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Citizens’ Police Academy covers distracted driving - week three (Audio & Video included)

Thursday marked the third meeting of the second class of the Bellefontaine Police Department's Citizens' Police Academy.

Distracted driving was the first topic and the instructor was John Gordon. John lost his son John "Rusty" Gordon on May 18th, 2008 to a distracted driver in Marion County. Since his son's death John has spent a lot of time advocating the importance of not texting while driving and educating officers on what distracted driving is. I felt that Gordon put on a great presentation because of his passion for the subject. He told me following his lecture that he does it in honor of his son. Another thing that made me feel the importance of distracted driving on society was the dashboard footage from law enforcement agencies across the country. These camera angles give you as close to a first person perspective as possible without being in the accident and you could feel the seriousness of the situation watching the accident unfold.

(Pictured: Gordon during his presentation)

Gordon speaks about distracted driving.

Bellefontaine auxiliary officer Seth Stolly presented on juvenile procedure. The juvenile court system was established during 1899 in the United States and was designed to rehabilitate rather than punish. One thing that I learned is that most kids in the juvenile system are not hardened criminals like they are sometimes made out to be and with the right help can be set straight. Stolly’s presentation also touched a little on drugs and the lengths kids will go through to possess and use them. K2/K3 or “Spice” was one drug that was discussed at length. I was amazed how cleverly disguised it can be. “Spice” often times comes in small packets that are usually labeled as potpourri or incense and has a warning on the back that states “not for human consumption.”

Stolly comments on juvenile procedure.

Bellefontaine patrol officer Roger Hager discussed a patrol officer's functions. He spoke about how officers on patrol are often times first responders and are often the eyes of the community. He did stress the importance of the community being vigilant and helping to inform the department about suspicious activity in their neighborhoods. It sometimes can come down to just one call to get an officer to a location and possibly prevent a crime. They can only stop what they can see and sometimes it is nice to have another set of eyes in the community to help guide them to where they are needed.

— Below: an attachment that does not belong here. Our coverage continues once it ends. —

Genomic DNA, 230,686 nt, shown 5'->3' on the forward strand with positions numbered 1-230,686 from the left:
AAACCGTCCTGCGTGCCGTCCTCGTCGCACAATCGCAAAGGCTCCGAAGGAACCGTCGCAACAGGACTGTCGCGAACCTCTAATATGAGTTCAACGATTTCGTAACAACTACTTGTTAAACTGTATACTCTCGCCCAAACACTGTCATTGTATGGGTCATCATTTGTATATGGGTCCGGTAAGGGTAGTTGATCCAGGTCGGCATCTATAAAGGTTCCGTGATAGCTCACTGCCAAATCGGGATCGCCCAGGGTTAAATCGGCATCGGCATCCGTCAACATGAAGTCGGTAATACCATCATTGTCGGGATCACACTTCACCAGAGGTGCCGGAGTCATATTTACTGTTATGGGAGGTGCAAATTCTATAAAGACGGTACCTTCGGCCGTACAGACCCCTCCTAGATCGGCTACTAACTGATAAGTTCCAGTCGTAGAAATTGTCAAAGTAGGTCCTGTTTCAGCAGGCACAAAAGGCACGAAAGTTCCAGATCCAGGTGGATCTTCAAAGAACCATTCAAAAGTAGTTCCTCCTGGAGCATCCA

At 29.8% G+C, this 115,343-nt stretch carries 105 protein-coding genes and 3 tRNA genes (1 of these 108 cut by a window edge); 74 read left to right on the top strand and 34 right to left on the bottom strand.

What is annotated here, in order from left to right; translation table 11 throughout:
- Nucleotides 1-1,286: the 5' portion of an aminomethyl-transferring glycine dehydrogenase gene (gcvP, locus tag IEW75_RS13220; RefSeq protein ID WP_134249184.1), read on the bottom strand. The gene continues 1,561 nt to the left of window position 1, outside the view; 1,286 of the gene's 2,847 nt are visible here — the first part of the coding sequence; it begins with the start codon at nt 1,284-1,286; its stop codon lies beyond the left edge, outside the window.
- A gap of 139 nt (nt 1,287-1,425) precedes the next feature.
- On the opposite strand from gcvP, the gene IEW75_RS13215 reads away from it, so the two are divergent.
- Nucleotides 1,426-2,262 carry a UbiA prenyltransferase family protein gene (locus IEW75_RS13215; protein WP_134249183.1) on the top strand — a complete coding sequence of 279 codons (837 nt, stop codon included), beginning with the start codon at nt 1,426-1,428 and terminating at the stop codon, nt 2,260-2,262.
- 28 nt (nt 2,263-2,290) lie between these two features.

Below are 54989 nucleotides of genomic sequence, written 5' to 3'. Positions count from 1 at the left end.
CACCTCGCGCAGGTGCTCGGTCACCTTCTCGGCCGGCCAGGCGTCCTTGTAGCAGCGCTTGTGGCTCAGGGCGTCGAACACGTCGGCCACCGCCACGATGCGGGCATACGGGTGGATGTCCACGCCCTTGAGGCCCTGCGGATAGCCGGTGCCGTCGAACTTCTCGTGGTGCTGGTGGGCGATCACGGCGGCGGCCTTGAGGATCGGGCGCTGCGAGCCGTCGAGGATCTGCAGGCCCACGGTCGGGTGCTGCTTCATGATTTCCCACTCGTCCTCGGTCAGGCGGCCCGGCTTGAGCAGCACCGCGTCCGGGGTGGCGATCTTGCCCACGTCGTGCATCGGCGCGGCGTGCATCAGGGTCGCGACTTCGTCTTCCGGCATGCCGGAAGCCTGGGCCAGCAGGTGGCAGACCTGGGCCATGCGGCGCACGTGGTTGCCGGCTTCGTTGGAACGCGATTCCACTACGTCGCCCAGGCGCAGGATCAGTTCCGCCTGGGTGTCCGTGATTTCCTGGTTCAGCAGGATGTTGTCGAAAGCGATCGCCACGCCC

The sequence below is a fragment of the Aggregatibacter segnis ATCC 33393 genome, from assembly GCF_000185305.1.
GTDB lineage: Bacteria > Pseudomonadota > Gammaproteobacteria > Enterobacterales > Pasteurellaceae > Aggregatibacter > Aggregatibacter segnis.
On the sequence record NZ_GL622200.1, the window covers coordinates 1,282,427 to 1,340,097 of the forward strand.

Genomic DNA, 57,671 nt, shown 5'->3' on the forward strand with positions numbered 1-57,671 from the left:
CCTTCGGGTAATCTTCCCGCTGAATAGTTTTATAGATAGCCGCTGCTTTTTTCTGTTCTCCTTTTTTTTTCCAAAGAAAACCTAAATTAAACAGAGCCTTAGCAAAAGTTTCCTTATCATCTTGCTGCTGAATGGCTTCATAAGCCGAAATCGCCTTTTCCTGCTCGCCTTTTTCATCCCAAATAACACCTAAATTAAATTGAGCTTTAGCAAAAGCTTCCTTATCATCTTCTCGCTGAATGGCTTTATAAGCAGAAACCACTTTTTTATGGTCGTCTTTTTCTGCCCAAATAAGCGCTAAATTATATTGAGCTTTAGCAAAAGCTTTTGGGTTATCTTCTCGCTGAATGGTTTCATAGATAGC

Hager discusses a patrol officer’s functions.

After this week’s class I spoke with fellow CPA student Mel Fullerton. She told me that she was not aware of the drug issues that kids these days face everyday. She also said that the issue is scary because most parents do not understand their kids’ situations.

I also asked her why she chose to be a part of the academy. She told me that she has two sons in law enforcement and she wanted to know a little bit about what they face. She also wanted to learn about her local department and how to help the community.

Fullerton comments on the evening.

I was also asked to pass along the academy’s gratitude towards Fazoli’s for providing our pre-class meal. As well as thank Lee’s Chicken (week 2) and Jessica Stolly/Sugared Rose (week 1) for the meals they have provided to the academy during previous weeks.

Next Thursday our class will learn about speed measuring devices and traffic stops/OVI enforcement.

For further reading about the academy, check out my previous week's article by clicking here.

You need flash player installed in order to view this video.
Watch part of Gordon’s distracted driving presentation.

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